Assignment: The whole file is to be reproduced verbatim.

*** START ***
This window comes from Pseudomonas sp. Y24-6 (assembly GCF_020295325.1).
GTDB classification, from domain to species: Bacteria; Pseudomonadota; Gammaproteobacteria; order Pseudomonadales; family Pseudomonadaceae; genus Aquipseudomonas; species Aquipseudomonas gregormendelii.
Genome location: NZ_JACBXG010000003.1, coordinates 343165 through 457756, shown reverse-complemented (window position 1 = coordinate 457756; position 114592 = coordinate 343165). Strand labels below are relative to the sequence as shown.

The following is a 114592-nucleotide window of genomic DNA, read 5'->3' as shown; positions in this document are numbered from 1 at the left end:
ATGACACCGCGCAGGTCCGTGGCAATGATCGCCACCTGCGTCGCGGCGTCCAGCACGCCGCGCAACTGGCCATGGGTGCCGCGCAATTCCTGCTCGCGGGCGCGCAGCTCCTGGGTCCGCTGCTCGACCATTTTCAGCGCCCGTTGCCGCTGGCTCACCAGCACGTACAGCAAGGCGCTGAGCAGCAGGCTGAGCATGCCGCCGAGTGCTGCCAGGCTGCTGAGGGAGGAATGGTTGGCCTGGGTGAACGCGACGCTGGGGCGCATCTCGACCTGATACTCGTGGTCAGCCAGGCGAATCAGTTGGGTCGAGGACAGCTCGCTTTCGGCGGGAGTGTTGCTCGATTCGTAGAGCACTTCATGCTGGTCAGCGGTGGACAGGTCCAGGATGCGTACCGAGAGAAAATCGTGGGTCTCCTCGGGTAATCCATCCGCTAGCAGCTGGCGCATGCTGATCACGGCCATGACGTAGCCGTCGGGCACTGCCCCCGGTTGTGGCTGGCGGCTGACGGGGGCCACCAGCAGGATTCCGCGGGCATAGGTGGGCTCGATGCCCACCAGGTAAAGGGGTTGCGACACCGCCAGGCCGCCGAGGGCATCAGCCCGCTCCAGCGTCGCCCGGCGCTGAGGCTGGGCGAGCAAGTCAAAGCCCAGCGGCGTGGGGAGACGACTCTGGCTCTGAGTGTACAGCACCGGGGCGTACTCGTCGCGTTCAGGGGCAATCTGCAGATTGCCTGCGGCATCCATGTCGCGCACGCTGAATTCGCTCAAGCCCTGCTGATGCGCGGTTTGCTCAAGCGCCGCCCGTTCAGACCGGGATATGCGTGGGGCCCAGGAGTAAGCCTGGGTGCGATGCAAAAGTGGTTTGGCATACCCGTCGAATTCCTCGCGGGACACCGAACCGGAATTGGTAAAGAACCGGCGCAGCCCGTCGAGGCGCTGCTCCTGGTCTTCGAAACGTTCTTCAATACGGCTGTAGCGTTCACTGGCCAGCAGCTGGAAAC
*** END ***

This window comes from Pseudomonas sp. Y24-6 (assembly GCF_020295325.1).
GTDB classification, from domain to species: Bacteria; Pseudomonadota; Gammaproteobacteria; order Pseudomonadales; family Pseudomonadaceae; genus Aquipseudomonas; species Aquipseudomonas gregormendelii.
Genome location: NZ_JACBXG010000003.1, coordinates 343165 through 457756, shown reverse-complemented (window position 1 = coordinate 457756; position 114592 = coordinate 343165). Strand labels below are relative to the sequence as shown.

The following is a 114592-nucleotide window of genomic DNA, read 5'->3' as shown; positions in this document are numbered from 1 at the left end:
ATGACACCGCGCAGGTCCGTGGCAATGATCGCCACCTGCGTCGCGGCGTCCAGCACGCCGCGCAACTGGCCATGGGTGCCGCGCAATTCCTGCTCGCGGGCGCGCAGCTCCTGGGTCCGCTGCTCGACCATTTTCAGCGCCCGTTGCCGCTGGCTCACCAGCACGTACAGCAAGGCGCTGAGCAGCAGGCTGAGCATGCCGCCGAGTGCTGCCAGGCTGCTGAGGGAGGAATGGTTGGCCTGGGTGAACGCGACGCTGGGGCGCATCTCGACCTGATACTCGTGGTCAGCCAGGCGAATCAGTTGGGTCGAGGACAGCTCGCTTTCGGCGGGAGTGTTGCTCGATTCGTAGAGCACTTCATGCTGGTCAGCGGTGGACAGGTCCAGGATGCGTACCGAGAGAAAATCGTGGGTCTCCTCGGGTAATCCATCCGCTAGCAGCTGGCGCATGCTGATCACGGCCATGACGTAGCCGTCGGGCACTGCCCCCGGTTGTGGCTGGCGGCTGACGGGGGCCACCAGCAGGATTCCGCGGGCATAGGTGGGCTCGATGCCCACCAGGTAAAGGGGTTGCGACACCGCCAGGCCGCCGAGGGCATCAGCCCGCTCCAGCGTCGCCCGGCGCTGAGGCTGGGCGAGCAAGTCAAAGCCCAGCGGCGTGGGGAGACGACTCTGGCTCTGAGTGTACAGCACCGGGGCGTACTCGTCGCGTTCAGGGGCAATCTGCAGATTGCCTGCGGCATCCATGTCGCGCACGCTGAATTCGCTCAAGCCCTGCTGATGCGCGGTTTGCTCAAGCGCCGCCCGTTCAGACCGGGATATGCGTGGGGCCCAGGAGTAAGCCTGGGTGCGATGCAAAAGTGGTTTGGCATACCCGTCGAATTCCTCGCGGGACACCGAACCGGAATTGGTAAAGAACCGGCGCAGCCCGTCGAGGCGCTGCTCCTGGTCTTCGAAACGTTCTTCAATACGGCTGTAGCGTTCACTGGCCAGCAGCTGGAAAC